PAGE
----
The sun was setting slowly over the bay as Freddie, Calvin, Boo Pittman's nephew, and another hot-headed neighborhood kid named Trolly Long slid into a Caddy. "Feeling like a babysitter," Freddie muttered, bearing a weary smile to Calvin.
"This ain't no fucking joyride-"
"He wants him to see beyond Atlantic City. Guess with the casinos coming in here he thinks this'll help."
"Everybody's out to make a score."
"The man thinks it'll teach the kid character," Freddie said with a laugh, shaking his head as Calvin edged behind the wheel. "This tough little shit ain't gonna' learn enough tonight to help him cross the street."
Freddie checked the clip in his forty-five, swept the braids from his eyes, and pulled a crumpled joint from his pocket. A blast of Tina Turner on the stereo greeted him as he slammed the car door shut. He tipped the Ray Bans off his nose and immediately lost himself in thought. Booker sat on the steps and watched the Caddy disappeared down the street, melting into a wall of tail lights and traffic signals.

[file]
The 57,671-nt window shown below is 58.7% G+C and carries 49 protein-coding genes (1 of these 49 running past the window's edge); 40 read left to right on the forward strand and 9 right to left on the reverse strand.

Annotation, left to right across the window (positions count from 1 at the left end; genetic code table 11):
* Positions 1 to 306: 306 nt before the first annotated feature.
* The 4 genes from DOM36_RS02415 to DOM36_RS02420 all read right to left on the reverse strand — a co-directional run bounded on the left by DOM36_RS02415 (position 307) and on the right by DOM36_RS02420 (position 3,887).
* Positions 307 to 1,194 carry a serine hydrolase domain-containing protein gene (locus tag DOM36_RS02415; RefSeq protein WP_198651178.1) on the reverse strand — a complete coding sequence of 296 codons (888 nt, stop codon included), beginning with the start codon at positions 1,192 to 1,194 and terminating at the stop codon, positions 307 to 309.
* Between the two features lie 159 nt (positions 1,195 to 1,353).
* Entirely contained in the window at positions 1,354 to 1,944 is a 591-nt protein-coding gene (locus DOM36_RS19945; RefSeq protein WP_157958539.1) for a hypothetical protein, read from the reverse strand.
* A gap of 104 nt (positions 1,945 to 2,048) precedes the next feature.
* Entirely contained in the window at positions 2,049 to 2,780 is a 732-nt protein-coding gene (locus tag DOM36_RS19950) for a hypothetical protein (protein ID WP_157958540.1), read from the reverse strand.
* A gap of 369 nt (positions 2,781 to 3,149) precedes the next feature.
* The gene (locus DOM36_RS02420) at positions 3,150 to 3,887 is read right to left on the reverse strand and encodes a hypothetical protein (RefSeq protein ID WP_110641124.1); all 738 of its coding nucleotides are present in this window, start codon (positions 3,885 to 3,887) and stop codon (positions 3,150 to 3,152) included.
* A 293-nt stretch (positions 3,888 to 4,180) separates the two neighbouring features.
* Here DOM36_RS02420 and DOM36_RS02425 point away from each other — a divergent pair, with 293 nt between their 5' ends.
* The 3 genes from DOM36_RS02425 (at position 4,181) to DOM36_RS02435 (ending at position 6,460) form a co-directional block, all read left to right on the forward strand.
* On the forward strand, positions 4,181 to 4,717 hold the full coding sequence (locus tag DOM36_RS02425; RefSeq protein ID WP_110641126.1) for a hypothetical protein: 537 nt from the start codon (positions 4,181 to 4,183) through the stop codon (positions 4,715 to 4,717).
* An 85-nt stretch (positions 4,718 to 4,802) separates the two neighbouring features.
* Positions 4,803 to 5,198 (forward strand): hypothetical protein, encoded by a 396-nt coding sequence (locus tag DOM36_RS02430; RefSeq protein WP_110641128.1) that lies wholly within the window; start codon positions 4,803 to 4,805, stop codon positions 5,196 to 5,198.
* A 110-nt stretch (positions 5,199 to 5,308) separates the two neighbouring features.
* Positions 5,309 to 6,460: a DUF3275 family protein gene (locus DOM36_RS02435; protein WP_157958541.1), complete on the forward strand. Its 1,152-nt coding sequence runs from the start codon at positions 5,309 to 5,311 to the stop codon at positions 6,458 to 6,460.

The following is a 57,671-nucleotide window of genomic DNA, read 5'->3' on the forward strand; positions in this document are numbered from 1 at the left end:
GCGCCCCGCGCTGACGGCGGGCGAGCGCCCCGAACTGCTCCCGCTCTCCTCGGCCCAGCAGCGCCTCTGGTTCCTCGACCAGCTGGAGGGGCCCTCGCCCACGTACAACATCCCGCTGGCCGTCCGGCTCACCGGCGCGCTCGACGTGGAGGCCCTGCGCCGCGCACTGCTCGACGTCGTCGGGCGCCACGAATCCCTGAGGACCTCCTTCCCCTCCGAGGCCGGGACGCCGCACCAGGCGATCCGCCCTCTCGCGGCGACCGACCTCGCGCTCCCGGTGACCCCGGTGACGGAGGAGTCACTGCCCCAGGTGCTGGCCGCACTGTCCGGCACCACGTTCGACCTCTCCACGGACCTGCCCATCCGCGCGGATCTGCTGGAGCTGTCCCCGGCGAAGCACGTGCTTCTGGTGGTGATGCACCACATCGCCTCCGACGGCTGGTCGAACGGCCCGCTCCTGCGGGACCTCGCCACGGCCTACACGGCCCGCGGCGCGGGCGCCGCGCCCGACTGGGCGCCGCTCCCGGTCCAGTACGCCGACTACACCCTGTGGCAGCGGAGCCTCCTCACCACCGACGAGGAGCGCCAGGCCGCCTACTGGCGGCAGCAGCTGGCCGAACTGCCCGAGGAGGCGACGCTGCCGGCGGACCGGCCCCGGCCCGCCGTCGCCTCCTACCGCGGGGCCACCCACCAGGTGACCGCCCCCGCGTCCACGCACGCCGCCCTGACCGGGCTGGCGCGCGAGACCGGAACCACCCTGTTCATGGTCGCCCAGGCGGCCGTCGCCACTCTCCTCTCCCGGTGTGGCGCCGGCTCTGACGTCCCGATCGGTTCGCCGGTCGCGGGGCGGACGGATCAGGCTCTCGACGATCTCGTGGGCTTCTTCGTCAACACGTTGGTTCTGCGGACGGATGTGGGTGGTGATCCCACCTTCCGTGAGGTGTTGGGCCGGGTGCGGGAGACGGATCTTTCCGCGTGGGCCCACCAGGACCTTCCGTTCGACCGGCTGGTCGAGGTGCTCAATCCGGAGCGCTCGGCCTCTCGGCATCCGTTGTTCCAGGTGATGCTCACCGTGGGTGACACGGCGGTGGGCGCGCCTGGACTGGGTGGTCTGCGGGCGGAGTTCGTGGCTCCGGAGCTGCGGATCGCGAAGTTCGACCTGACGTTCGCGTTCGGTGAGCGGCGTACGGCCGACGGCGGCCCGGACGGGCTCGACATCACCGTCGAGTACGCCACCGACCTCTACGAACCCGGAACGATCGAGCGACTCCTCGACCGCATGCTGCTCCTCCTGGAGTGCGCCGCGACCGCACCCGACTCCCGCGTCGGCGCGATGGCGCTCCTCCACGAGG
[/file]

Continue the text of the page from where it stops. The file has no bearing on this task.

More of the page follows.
The Old Duck Inn was a crumbling cinderblock and brick building on the White Horse Pike, the last oasis in a desert of strip malls, motels, and all night gas stations. Weeds cracked through the parking lot, paint flaked off walls, cardboard covered a few broken window panes, and rust had eaten away chunks of the metal sign over the doorway. A succession of owners had done little to stimulate business, and it was only a matter of time before the Old Duck would be sold to make way for an industrial park, car lot, or another motel. The blinking neon sign still brought in a weekend customer on their way to AC, but customers were limited to a few hardcore regulars.
"Neon. That's the problem," a guy was muttering over a bourbon. "It ain't like the old billboards. Can't tell no story with neon-"